define "cold".....

COLD: \ˈkōld\adjective, having or being a temperature that is uncomfortably low for humans; not heated.

Now having experienced the depth of Urumqi winters - we find the above Webster's definition an inadequate description. We have found there to be variations of this uncomfortable predicament. Here is our expanded definition:

1. COLD: 50 to 35 degrees F; this is when jackets/sweatshirts become necessary, headgear is optional and when appropriately dressed there are no hindrances. Snow can fall, but never stays for long. This can make for a pleasant winter, full of family outings and strolls in the park. This is all we knew before we moved here to northwest China.
2. VERY COLD: 34 to 15 degrees F; proper attire is necessary to assure comfort & ease of movement. Earmuffs, scarves, long-johns & gloves are all important when endeavoring outside for any length of time. Hindrances still exist, but are quite manageable. Snow falls, and sticks. This temperature can make for a beautiful winter when endured for the appropriate amount of time (less than 1 month).
3. BITTER COLD: 14 to -5 degrees F; proper attire is now essential for survival. Covering as much skin as possible is highly desirable when exposed for long lengths of time. Transportation is slow and difficult. In our case: be prepared to wait for extended periods of time for a taxi, or squeeze on a crowded bus of people huddling together for warmth. Snow falls in large flakes, and any liquid quickly becomes ice. While not impossible, going out is challenging at best (without a car) and bundling children up requires significant motivation (for all involved). The picture below shows how condensation build-up froze overnight. And yes, this is indoors!!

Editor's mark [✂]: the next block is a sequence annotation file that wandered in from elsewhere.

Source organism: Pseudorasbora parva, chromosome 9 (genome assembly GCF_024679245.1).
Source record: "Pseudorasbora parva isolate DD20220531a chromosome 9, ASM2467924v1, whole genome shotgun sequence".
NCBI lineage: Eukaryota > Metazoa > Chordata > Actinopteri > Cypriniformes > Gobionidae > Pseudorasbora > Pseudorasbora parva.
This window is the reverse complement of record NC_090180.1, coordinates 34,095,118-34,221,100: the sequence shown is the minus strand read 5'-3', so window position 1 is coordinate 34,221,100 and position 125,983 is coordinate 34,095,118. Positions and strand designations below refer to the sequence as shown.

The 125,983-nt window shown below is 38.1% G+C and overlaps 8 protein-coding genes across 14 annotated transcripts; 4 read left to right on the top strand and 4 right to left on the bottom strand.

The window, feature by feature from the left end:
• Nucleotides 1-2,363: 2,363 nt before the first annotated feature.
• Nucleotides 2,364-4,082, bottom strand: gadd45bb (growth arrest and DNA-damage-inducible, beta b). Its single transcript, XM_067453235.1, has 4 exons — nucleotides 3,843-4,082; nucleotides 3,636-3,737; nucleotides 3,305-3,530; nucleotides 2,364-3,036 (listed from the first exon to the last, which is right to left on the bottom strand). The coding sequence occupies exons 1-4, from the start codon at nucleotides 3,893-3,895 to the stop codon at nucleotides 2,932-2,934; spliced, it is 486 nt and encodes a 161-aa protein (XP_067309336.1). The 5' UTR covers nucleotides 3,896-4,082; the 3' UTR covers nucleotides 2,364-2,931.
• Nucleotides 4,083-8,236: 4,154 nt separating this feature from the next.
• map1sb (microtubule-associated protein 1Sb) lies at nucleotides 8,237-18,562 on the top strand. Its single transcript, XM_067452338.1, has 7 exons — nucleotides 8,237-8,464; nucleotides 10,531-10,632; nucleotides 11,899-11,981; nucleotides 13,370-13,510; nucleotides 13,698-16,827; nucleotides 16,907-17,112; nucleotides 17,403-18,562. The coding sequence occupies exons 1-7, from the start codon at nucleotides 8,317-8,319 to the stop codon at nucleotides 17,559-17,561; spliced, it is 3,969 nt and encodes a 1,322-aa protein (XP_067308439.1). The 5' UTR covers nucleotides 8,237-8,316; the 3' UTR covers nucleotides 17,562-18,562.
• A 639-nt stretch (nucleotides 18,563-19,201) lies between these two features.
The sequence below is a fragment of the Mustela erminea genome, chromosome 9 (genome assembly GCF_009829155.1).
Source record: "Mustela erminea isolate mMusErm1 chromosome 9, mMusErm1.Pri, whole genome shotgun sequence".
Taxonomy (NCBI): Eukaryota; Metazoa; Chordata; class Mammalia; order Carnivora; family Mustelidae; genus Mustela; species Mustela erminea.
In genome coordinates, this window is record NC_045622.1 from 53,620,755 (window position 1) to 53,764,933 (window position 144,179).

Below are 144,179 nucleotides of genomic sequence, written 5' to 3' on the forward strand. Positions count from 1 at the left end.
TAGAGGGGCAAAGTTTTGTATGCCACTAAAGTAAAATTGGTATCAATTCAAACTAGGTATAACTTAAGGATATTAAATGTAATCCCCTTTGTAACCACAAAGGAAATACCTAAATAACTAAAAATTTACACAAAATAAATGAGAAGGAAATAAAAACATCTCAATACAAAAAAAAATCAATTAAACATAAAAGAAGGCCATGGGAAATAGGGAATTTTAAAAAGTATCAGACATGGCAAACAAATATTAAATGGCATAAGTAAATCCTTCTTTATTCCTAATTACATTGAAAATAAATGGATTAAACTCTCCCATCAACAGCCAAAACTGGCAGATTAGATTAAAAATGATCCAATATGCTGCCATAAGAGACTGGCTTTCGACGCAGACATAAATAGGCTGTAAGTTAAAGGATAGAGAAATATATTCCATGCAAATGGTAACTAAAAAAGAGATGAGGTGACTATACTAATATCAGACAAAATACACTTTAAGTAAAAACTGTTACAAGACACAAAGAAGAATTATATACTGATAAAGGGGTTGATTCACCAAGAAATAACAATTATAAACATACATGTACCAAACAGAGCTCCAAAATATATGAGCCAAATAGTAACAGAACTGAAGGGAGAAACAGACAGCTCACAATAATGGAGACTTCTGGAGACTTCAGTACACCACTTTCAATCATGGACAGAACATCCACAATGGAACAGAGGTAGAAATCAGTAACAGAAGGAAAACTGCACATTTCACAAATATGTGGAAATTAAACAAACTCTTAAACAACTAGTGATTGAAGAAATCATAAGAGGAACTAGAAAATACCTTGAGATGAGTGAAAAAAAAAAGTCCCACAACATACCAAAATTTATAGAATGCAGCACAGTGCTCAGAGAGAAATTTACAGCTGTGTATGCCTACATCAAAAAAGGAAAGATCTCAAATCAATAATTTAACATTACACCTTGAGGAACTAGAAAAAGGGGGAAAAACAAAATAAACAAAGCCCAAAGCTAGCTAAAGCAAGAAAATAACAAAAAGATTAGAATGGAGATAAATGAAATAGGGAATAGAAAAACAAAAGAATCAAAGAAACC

4. BONE CHILLING COLD: -5 to -30 degrees F (and below); there is no such thing as proper attire. As the name suggests, cold finds its way thru any fibers to grip your bones and turn what should be a casual stroll or trip to the market into a survival experience. All forms of transportation are undesirable. Leaving the comfort of your warm house (if is it still warm) is only attempted under the most necessary circumstances. Blinking often is necessary so that your eyeballs don't freeze. In our part of the world, when it is bone-chilling cold - one buys hot nan bread to stick in your jacket as you walk. We might eat it later. A redeeming beauty of this otherwise dire situation, is the frosted trees glistening with ice crystals and the hot tea waiting for you at home.

Finally WARM - enjoying some hot tea, popcorn & a good book in my comfy chair.
2 great Weather Forecast sites: AccuWeather & Yahoo Weather